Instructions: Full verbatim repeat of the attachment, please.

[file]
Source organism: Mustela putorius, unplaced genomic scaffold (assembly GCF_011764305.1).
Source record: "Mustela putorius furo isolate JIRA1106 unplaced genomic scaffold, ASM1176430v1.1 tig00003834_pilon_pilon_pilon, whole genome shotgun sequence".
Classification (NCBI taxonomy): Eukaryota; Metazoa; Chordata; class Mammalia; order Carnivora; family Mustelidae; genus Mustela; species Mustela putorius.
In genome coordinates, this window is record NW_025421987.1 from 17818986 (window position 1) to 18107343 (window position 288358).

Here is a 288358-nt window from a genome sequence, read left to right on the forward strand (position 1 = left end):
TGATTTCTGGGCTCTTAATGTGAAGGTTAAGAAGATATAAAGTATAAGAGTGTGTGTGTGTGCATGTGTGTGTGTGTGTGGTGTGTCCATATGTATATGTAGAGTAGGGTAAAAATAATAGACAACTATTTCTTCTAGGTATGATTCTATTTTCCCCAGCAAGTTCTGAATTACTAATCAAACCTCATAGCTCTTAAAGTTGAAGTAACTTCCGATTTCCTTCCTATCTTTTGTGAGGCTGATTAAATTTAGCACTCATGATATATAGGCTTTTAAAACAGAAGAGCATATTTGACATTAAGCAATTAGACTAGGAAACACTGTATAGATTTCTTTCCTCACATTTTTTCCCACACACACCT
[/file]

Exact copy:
Source organism: Mustela putorius, unplaced genomic scaffold (assembly GCF_011764305.1).
Source record: "Mustela putorius furo isolate JIRA1106 unplaced genomic scaffold, ASM1176430v1.1 tig00003834_pilon_pilon_pilon, whole genome shotgun sequence".
Classification (NCBI taxonomy): Eukaryota; Metazoa; Chordata; class Mammalia; order Carnivora; family Mustelidae; genus Mustela; species Mustela putorius.
In genome coordinates, this window is record NW_025421987.1 from 17818986 (window position 1) to 18107343 (window position 288358).

Here is a 288358-nt window from a genome sequence, read left to right on the forward strand (position 1 = left end):
TGATTTCTGGGCTCTTAATGTGAAGGTTAAGAAGATATAAAGTATAAGAGTGTGTGTGTGTGCATGTGTGTGTGTGTGTGGTGTGTCCATATGTATATGTAGAGTAGGGTAAAAATAATAGACAACTATTTCTTCTAGGTATGATTCTATTTTCCCCAGCAAGTTCTGAATTACTAATCAAACCTCATAGCTCTTAAAGTTGAAGTAACTTCCGATTTCCTTCCTATCTTTTGTGAGGCTGATTAAATTTAGCACTCATGATATATAGGCTTTTAAAACAGAAGAGCATATTTGACATTAAGCAATTAGACTAGGAAACACTGTATAGATTTCTTTCCTCACATTTTTTCCCACACACACCT